3 ways remote work can save the environment


More and more businesses are taking steps to become more environmentally friendly (Microsoft and Ernst & Young pledging to go carbon neutral to Starbucks cutting its plastic usage…) and this can only be a good thing. However, this might give the false impression that only large, multinational corporations can make an impact on sustainability. In reality, all businesses can become more sustainable by simply implementing one tiny change: increase remote working programs.

Research shows that flexible workspaces and policies benefit the environment in more ways than one might think. Over the last two years, it’s become clear that flexible workspace programs can benefit the environment by reducing greenhouse gas emissions and lowering energy consumption.

Companies are at a crossroads to instill sustainability messaging in their corporate strategy, but there are various small changes we can make globally to make a large impact. And with global demand for flexible workspace having grown by 50% in the last 5 years while supply has grown 15% year on year since 2013, there is an opportunity to set a new standard of efficiency and sustainability in the workspace.

Here are 3 ways more companies can reduce their carbon footprint and increase sustainability within their organizations in 2020 and beyond.

Cut employees commute and eliminate billions of tons of greenhouse gases The US generates about five billion greenhouse gases annually, some of which happen during
daily commutes. Alone, idling cars use around three billion gallons of gas, which is equivalent to 26 million tons of extra greenhouse gases emitted into the atmosphere.

Big picture – if all employees in the U.S. who held remote-compatible jobs (about 50% of the workforce) and wanted to work remotely (about 79% of the workforce) did, greenhouse gases could be reduced by 54 million tons. If they worked remotely 100% of the time, greenhouse gases could be reduced by 108 million tons.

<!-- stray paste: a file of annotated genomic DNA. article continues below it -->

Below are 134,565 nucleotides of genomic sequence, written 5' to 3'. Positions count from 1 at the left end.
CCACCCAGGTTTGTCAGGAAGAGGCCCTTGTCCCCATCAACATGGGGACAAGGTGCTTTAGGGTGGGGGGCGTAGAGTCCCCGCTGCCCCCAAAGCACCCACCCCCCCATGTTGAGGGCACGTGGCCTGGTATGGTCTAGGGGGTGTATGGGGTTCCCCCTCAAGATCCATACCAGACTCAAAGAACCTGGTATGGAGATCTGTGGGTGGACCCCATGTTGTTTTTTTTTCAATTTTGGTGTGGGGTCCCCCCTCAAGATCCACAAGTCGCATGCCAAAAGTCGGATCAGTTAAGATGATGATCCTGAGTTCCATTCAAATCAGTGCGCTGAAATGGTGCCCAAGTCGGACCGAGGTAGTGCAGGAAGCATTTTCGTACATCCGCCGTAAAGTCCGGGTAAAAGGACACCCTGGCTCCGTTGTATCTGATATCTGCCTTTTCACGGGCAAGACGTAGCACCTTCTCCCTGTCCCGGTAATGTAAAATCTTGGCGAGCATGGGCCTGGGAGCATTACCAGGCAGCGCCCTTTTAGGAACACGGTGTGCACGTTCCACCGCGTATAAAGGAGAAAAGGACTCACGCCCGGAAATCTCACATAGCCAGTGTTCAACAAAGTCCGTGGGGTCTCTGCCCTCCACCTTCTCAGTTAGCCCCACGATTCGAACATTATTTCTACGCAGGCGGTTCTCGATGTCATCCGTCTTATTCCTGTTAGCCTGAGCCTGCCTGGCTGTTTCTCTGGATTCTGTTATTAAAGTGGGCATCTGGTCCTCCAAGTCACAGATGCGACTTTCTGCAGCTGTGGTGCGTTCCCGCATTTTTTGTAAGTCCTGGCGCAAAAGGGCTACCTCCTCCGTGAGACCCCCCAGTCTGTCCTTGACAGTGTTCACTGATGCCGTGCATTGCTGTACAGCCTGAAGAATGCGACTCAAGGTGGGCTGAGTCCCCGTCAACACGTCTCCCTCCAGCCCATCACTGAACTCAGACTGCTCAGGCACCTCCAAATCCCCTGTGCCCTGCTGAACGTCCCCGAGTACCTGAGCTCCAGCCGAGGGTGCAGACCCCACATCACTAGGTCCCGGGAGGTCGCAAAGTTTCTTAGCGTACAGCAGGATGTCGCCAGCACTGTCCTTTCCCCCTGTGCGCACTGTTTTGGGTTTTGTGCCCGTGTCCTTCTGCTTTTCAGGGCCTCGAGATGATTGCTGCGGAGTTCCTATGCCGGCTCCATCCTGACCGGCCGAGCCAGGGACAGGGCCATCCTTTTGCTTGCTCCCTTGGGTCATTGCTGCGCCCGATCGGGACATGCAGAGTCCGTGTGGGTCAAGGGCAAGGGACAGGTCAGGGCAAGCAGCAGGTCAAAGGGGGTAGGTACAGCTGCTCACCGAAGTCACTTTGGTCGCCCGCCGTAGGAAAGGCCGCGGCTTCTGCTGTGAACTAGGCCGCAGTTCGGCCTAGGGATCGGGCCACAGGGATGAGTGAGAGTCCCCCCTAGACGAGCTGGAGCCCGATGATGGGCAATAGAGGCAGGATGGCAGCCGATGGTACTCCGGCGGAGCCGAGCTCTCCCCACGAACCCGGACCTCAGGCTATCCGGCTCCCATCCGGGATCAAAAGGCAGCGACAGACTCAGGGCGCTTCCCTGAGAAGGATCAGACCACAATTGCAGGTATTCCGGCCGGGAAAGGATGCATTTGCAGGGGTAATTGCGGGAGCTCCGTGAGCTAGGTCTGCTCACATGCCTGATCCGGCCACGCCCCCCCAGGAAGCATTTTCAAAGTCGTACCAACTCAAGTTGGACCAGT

Even thinking smaller scale helps; offering options for remote work even a few times a week would cut emissions at a national level. Just a 10% reduction in office work hours results in a 15% decrease in a person’s carbon footprint. Stop renting space no one is using.

Coworking solutions offer a straightforward solution to cutting excess real estate and energy usage, ultimately reducing the need for new construction as well as minimizing the
environmental costs of relocation.

A nine-to-five job is no longer the norm for most employees, and today’s workforce consists of a combination of remote workers, commuters, and executive travelers. It is estimated that desks are only occupied 50% to 60% of the time. This type of inefficiency translates to wasted energy for lighting, heating, and air conditioning, in addition to other office staples, such as running computers, printers, and copy machines. So why are companies continuing to rent out large offices for employees who aren’t even there?

What’s more, commercial real estate needs are rapidly changing in today’s world, and whether businesses need to scale up or to downsize, it costs the environment in major ways. In big cities, new construction is being built every day and it is estimated that new construction projects consume 40% of the world’s raw materials, and generate 38% of carbon dioxide emissions.

Get on board with a green business strategy or risk becoming irrelevant

We live in the Information Age, and awareness of climate change and global warming are top of mind for consumers and companies alike. There’s a greater demand to put sustainability at the center of businesses, and consumers are more willing to pay for products and services from companies with eco-friendly practices. The result? Companies that neglect social responsibility and fail to incorporate sustainability into their corporate strategy will become irrelevant in our climate-conscious society.

Christophe Garnier is CEO and co-Founder of Upflex, a coworking solutions platform helping businesses become more sustainable every day.